Heather Lanier Quote

There are two answers to this question: three years, and eight years.

I’ll start with the short version. “SuperBabies Don’t Cry” came out in the spring of 2017, and I spent the summer writing a book proposal. My agent, Anna Knutson Geller, helped tremendously in the process. She sent the proposal out in the fall, and two weeks later we had an offer. I delivered a first draft within fifteen months, and then my editor, her assistant, and I spent nine months in rounds of revisions, getting the manuscript closer and closer to finished. In the third year, the press readied the book for the world: layout, cover art, etc.

But integral to those three (relatively expedient) years were those five previous ones, when I was writing blog posts and publishing essays. I was doing a lot of low-stakes writing, throwing down thoughts and stories, asking questions, reaching readers. I watched some blog posts get lost in the ether and others rise to tens or even hundreds of thousands of views. And that helped me see what resonated. All the while, I was getting clearer and clearer on the story I wanted to tell—which made writing a book proposal relatively quick. Those five previous years were crucial to the process, even while I wasn’t necessarily thinking of a “Book” with a capital B.

The final product didn’t change much from the book proposal. But again, that’s because of all those earlier, low-stakes, messy, playful, generative years.

Were there any surprises or learning moments in the publishing process for this title? (Explain.)

I learned how important it is to have a great editor. In my case, I had two at Penguin Press: Ginny Smith Younce and her assistant (who’s now an editor herself), Caroline Sydney. They were incredibly attentive in their support of this book. Books are such complex beasts to make, and a writer has to press their nose up to the page—or screen—so closely in order to tackle each paragraph. I learned how vital it is to have someone responsive and thorough who can perceive what you’re doing—the forest and the trees—and then render it back to you with honesty and clarity and care. Ginny and Caroline did that for me.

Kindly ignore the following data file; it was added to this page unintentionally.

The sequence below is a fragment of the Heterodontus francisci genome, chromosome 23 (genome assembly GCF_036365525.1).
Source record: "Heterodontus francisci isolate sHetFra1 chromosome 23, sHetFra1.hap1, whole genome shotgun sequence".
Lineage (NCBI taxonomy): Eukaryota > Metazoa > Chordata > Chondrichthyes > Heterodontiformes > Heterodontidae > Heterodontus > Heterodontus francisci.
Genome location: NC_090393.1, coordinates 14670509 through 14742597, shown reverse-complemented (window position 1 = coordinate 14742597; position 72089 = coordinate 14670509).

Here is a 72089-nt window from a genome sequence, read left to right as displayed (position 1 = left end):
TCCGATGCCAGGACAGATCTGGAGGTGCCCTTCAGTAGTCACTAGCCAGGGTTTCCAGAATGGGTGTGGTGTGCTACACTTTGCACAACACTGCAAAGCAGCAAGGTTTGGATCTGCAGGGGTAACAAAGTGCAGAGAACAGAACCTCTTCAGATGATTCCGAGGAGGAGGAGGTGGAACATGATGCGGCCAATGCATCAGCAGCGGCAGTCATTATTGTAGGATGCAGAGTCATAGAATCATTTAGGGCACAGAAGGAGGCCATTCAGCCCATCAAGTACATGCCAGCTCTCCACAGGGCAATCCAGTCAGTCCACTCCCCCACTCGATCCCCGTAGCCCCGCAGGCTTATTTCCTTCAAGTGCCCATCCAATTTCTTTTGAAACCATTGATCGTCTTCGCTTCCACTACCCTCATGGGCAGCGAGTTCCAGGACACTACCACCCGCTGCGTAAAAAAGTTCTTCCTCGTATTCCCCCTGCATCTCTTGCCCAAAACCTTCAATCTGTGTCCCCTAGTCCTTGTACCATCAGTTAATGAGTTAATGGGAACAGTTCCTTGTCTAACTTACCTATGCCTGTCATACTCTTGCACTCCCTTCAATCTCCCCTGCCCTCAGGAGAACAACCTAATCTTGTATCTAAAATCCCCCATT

Were there any surprises in the writing process for this book? (Explain.)

Oh yes! Because I’d already been writing about raising a rare kid for five years, once it was time to shape the book, I thought I could use a lot of what I’d already written.

Writing is nothing, though, if not hard. The summer that I wrote the proposal, I was also cleaning out my family’s basement. When I reread the hundreds of pages I’d written about parenting, it was the literary equivalent of sorting through basement boxes. Tennis rackets, casserole dishes, old baby toys. I found plenty of gems—both in the basement and in my writing. But in neither place was there any order or intention.